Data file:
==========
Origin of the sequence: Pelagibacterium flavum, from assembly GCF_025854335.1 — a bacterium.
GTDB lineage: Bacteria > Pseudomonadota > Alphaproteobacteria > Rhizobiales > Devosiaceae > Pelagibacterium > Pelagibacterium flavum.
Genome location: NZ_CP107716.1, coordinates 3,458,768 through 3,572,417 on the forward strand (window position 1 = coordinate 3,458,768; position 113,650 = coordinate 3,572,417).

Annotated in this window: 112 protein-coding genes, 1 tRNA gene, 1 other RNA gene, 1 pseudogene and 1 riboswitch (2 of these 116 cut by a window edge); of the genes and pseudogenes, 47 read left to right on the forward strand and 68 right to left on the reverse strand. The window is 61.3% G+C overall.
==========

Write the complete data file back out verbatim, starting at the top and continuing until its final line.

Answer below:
Origin of the sequence: Pelagibacterium flavum, from assembly GCF_025854335.1 — a bacterium.
GTDB lineage: Bacteria > Pseudomonadota > Alphaproteobacteria > Rhizobiales > Devosiaceae > Pelagibacterium > Pelagibacterium flavum.
Genome location: NZ_CP107716.1, coordinates 3,458,768 through 3,572,417 on the forward strand (window position 1 = coordinate 3,458,768; position 113,650 = coordinate 3,572,417).

Annotated in this window: 112 protein-coding genes, 1 tRNA gene, 1 other RNA gene, 1 pseudogene and 1 riboswitch (2 of these 116 cut by a window edge); of the genes and pseudogenes, 47 read left to right on the forward strand and 68 right to left on the reverse strand. The window is 61.3% G+C overall.